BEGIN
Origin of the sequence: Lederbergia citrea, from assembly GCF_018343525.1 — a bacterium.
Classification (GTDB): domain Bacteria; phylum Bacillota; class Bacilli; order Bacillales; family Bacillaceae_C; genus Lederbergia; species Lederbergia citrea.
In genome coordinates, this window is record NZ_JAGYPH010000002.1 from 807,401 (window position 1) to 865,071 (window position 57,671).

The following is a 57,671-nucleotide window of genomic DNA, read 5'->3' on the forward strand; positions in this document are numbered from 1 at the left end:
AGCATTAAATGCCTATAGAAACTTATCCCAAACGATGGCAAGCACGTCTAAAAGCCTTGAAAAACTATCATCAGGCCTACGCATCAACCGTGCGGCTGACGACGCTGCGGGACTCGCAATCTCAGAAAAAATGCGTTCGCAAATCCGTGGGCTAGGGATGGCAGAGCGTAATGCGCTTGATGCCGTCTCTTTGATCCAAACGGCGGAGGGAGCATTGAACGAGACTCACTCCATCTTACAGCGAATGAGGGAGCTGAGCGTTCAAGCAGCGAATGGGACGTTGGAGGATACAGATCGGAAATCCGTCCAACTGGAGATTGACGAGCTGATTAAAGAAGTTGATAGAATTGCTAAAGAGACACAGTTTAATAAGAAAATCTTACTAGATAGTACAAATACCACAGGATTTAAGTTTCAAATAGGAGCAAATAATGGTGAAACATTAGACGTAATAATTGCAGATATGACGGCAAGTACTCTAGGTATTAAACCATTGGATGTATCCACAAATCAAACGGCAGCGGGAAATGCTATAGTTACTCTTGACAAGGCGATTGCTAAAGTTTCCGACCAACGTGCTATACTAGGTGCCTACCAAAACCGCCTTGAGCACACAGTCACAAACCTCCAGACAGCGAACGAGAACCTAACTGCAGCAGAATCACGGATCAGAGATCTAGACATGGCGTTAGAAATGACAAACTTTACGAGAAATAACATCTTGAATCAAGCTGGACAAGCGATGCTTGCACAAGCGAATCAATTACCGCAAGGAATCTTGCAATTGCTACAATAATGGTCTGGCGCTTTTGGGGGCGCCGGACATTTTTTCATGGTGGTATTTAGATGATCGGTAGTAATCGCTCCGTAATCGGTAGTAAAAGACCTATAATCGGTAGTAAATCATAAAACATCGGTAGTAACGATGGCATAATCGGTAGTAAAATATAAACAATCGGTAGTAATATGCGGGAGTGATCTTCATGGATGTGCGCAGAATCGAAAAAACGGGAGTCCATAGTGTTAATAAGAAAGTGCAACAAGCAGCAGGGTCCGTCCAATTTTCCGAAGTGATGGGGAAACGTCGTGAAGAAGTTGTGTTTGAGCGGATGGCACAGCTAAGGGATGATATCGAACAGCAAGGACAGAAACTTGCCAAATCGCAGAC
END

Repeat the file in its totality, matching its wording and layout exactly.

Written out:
Origin of the sequence: Lederbergia citrea, from assembly GCF_018343525.1 — a bacterium.
Classification (GTDB): domain Bacteria; phylum Bacillota; class Bacilli; order Bacillales; family Bacillaceae_C; genus Lederbergia; species Lederbergia citrea.
In genome coordinates, this window is record NZ_JAGYPH010000002.1 from 807,401 (window position 1) to 865,071 (window position 57,671).

The following is a 57,671-nucleotide window of genomic DNA, read 5'->3' on the forward strand; positions in this document are numbered from 1 at the left end:
AGCATTAAATGCCTATAGAAACTTATCCCAAACGATGGCAAGCACGTCTAAAAGCCTTGAAAAACTATCATCAGGCCTACGCATCAACCGTGCGGCTGACGACGCTGCGGGACTCGCAATCTCAGAAAAAATGCGTTCGCAAATCCGTGGGCTAGGGATGGCAGAGCGTAATGCGCTTGATGCCGTCTCTTTGATCCAAACGGCGGAGGGAGCATTGAACGAGACTCACTCCATCTTACAGCGAATGAGGGAGCTGAGCGTTCAAGCAGCGAATGGGACGTTGGAGGATACAGATCGGAAATCCGTCCAACTGGAGATTGACGAGCTGATTAAAGAAGTTGATAGAATTGCTAAAGAGACACAGTTTAATAAGAAAATCTTACTAGATAGTACAAATACCACAGGATTTAAGTTTCAAATAGGAGCAAATAATGGTGAAACATTAGACGTAATAATTGCAGATATGACGGCAAGTACTCTAGGTATTAAACCATTGGATGTATCCACAAATCAAACGGCAGCGGGAAATGCTATAGTTACTCTTGACAAGGCGATTGCTAAAGTTTCCGACCAACGTGCTATACTAGGTGCCTACCAAAACCGCCTTGAGCACACAGTCACAAACCTCCAGACAGCGAACGAGAACCTAACTGCAGCAGAATCACGGATCAGAGATCTAGACATGGCGTTAGAAATGACAAACTTTACGAGAAATAACATCTTGAATCAAGCTGGACAAGCGATGCTTGCACAAGCGAATCAATTACCGCAAGGAATCTTGCAATTGCTACAATAATGGTCTGGCGCTTTTGGGGGCGCCGGACATTTTTTCATGGTGGTATTTAGATGATCGGTAGTAATCGCTCCGTAATCGGTAGTAAAAGACCTATAATCGGTAGTAAATCATAAAACATCGGTAGTAACGATGGCATAATCGGTAGTAAAATATAAACAATCGGTAGTAATATGCGGGAGTGATCTTCATGGATGTGCGCAGAATCGAAAAAACGGGAGTCCATAGTGTTAATAAGAAAGTGCAACAAGCAGCAGGGTCCGTCCAATTTTCCGAAGTGATGGGGAAACGTCGTGAAGAAGTTGTGTTTGAGCGGATGGCACAGCTAAGGGATGATATCGAACAGCAAGGACAGAAACTTGCCAAATCGCAGAC